5 Tips for Drool-Worthy Food Photos
Food photography is no longer restricted to professionals with a studio, SLR cameras and tweezers to adjust sesame seeds on a salad. As cameras on smartphones get better sensors and more megapixels, more and more individuals are snapping pictures of their meals. Most of us take a quick food photo for memory sake or to share with friends before we’re about to dig in. But some have made it their career as bloggers and social media mavens that specialize in the art of “food phoneography” by taking food photos with their smartphones.
Being the go-to source for all things photography, Henry’s has noticed this trend and regularly offers food phoneography classes at their School of Imaging. Recently, they hosted “The Art of Food Phoneography 101” event at Thoroughbred Food & Drink. The night was filled with top notch photography tips and delectable eats, making it the ideal event to refine one’s food phoneography skills. The contemporary eatery was buzzing with energy and excitement as food bloggers, editors and reporters filled the tables while photography expert and manager of Henry’s School of Imagining, Ren Bostelaar, led the presentation. Ren, who is no stranger to the Bell team, has led phoneography classes on our campus and previously shared his top tips for taking great photos with smartphones on this blog.
Whether you are just taking food photos for fun or want to get serious about food phoneography, here are the top five tips that Ren shared during the event to ensure outstanding, drool inducing food photos:
1) Play with Perspectives
Most people take their food photos when they are sitting down, about to devour their meal and as a result a majority of the food photos end up being taken from the diner’s eye level. Stand out by adjusting the angle of the shot and offer different perspectives.
Try getting up close and personal to your food and hunch closer to the plate.
Alternatively, try to stand up tall and grab a bird’s eye view of the table. You might want to save this trick for a cooking session at home, unless you are in a similar setting as this event where people were saving ample amount time for pictures before consuming their meals. Otherwise, you wouldn’t want to keep your dining companions salivating and starving for too long.
2) Find the Right Light
Often times enjoying a gastronomic feast at a well-established eatery doesn’t come with the best lighting. Restaurants are soft lit and diners are eager to turn on their flash. This in theory should offer brighter and clearer photos but in actuality, it washes out the picture. Ren challenges the attendees to turn off flash, stabilize their cameras on tables and focus on areas of the frame for a crisper photo. If you’re up for a challenge and you’re in the presence of equally enthusiastic food photography lovers, you can try leveraging candles and flashes from other people’s cameras or phones instead of turning on your own when taking pictures.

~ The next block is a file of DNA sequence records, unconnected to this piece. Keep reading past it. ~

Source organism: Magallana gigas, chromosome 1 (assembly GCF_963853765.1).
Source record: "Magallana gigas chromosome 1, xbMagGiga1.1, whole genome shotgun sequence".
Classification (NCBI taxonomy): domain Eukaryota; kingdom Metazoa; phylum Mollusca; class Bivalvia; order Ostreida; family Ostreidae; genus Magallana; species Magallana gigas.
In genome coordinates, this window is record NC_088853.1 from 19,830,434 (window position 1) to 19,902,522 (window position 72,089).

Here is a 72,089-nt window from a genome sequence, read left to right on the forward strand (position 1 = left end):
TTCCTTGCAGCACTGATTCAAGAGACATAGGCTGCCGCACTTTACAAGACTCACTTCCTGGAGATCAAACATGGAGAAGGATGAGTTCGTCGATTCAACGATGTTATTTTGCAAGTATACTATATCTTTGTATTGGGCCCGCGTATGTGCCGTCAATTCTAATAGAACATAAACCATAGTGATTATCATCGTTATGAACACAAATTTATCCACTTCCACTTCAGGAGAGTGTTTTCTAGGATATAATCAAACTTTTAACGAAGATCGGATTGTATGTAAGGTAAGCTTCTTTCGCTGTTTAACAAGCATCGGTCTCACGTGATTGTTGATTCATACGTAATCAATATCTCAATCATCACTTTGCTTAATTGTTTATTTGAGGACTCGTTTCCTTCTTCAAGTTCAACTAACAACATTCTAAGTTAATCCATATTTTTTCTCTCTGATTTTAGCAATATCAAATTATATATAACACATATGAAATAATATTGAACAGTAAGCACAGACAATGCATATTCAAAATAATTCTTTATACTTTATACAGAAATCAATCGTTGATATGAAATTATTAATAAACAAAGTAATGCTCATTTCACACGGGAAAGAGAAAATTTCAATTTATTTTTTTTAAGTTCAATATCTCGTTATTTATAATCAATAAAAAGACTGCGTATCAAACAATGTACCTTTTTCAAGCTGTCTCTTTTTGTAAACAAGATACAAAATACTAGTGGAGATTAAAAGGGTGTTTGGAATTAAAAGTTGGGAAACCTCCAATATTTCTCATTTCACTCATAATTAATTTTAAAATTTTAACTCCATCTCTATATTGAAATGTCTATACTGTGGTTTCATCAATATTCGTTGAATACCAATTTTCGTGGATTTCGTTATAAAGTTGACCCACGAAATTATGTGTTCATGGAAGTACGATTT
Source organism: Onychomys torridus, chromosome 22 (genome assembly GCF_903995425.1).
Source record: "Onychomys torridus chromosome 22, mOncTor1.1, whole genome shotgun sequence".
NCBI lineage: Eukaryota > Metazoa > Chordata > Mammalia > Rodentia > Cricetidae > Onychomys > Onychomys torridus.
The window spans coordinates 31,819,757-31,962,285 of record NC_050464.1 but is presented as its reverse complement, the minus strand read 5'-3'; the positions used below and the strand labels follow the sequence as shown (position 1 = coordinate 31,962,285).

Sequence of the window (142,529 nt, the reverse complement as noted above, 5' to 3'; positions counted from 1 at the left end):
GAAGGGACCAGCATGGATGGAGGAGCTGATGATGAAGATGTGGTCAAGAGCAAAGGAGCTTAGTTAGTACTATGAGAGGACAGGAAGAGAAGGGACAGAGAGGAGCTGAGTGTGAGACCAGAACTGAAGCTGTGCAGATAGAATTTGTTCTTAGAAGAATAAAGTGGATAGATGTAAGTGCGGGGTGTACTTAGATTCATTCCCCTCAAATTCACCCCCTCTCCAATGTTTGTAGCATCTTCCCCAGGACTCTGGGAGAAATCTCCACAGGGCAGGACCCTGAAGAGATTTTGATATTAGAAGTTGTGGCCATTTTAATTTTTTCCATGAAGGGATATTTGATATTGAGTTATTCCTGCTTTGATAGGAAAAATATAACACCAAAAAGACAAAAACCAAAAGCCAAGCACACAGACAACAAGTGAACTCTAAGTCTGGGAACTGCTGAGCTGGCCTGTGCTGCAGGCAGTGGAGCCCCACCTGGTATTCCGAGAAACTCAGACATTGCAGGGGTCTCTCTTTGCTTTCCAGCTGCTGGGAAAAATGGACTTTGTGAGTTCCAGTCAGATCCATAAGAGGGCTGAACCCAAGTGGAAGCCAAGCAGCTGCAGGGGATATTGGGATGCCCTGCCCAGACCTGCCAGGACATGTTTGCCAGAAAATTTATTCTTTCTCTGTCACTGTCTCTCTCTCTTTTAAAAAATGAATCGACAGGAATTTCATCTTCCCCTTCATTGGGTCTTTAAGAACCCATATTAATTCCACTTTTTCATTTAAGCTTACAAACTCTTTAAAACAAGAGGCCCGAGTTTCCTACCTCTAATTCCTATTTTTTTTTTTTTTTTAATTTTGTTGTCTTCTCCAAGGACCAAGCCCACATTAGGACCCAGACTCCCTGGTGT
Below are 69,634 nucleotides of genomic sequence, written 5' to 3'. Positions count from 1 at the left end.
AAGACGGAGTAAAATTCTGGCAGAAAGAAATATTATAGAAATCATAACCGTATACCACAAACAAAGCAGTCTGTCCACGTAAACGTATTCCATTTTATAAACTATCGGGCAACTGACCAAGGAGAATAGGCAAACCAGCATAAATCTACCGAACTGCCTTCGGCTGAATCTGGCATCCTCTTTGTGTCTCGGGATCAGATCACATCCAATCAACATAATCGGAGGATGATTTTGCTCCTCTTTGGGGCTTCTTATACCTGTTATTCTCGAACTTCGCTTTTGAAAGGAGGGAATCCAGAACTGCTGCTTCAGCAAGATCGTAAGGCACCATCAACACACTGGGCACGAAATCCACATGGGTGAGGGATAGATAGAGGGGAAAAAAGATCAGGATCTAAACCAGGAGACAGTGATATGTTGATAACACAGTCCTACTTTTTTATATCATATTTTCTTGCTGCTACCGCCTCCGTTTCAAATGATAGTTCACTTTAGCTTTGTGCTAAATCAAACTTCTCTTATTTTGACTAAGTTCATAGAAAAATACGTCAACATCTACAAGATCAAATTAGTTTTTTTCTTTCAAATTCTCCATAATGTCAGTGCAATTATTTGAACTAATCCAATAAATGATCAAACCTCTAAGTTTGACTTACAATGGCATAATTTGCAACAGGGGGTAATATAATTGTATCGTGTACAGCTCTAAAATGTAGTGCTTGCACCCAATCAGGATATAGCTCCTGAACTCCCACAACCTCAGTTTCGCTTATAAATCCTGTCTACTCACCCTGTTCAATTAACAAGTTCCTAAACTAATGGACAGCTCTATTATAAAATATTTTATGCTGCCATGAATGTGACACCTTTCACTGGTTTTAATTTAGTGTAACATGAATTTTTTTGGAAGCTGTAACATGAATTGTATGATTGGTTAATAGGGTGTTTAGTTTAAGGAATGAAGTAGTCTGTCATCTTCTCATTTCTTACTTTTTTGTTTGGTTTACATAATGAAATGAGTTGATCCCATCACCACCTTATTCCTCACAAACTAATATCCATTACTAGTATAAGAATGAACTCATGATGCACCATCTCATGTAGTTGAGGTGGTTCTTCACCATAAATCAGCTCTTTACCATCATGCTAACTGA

3) Adjust the Setting
Before taking food photos, adjust the plate, cutlery and cups and make sure everything in the frame is meant to be there. Think about what each element can bring to the photo. Also think about the setting surrounding your table. If dining out at a restaurant with large windows and natural light, try requesting a seat there for brighter and clearer photos. To get even more creative, think about parts of the restaurant that can make a good backdrop for the photo.
4) Add a Personal Touch
Traditional food photography has often times shied away from having the eating process captured. But as mobile photography boomed and Instagramers experimented with food photography, more and more photos have incorporated the eater’s hands and utensils as well as half eaten food. By showing the diner’s hands and utensils, it will add a more natural and personal touch to your food photos. Not to mention this allows your friends to enjoy their meals while you gain a more rustic flare on your photos as you subtly hone your food phoneography skills.
5) Editing is Key
What sets great food photos apart is the extra time spent in post processing. Traditional photo editing can take hours and require expensive software, but within the phoneography space, editing is only a matter of minutes. Ren suggests using VSCOcam over Instagram for a more analogue and less cartoonish touch to filter and edit photos. Users can download the app for free and play with many aspects of their photo like heaviness of filters, brightness of exposure, degree of contrast, and so much more.
The bottom line
The reason for the boom in food phoneography is due to the fact that smartphones have made the photo taking process easy and convenient, and that is the true essence of phoneography. At the end of it all, meals are meant to be enjoyed and the food photo taking process should be at the convenience and enjoyment of all diners. So get out there, capture your food memories, take your taste buds on adventures and bon appetit!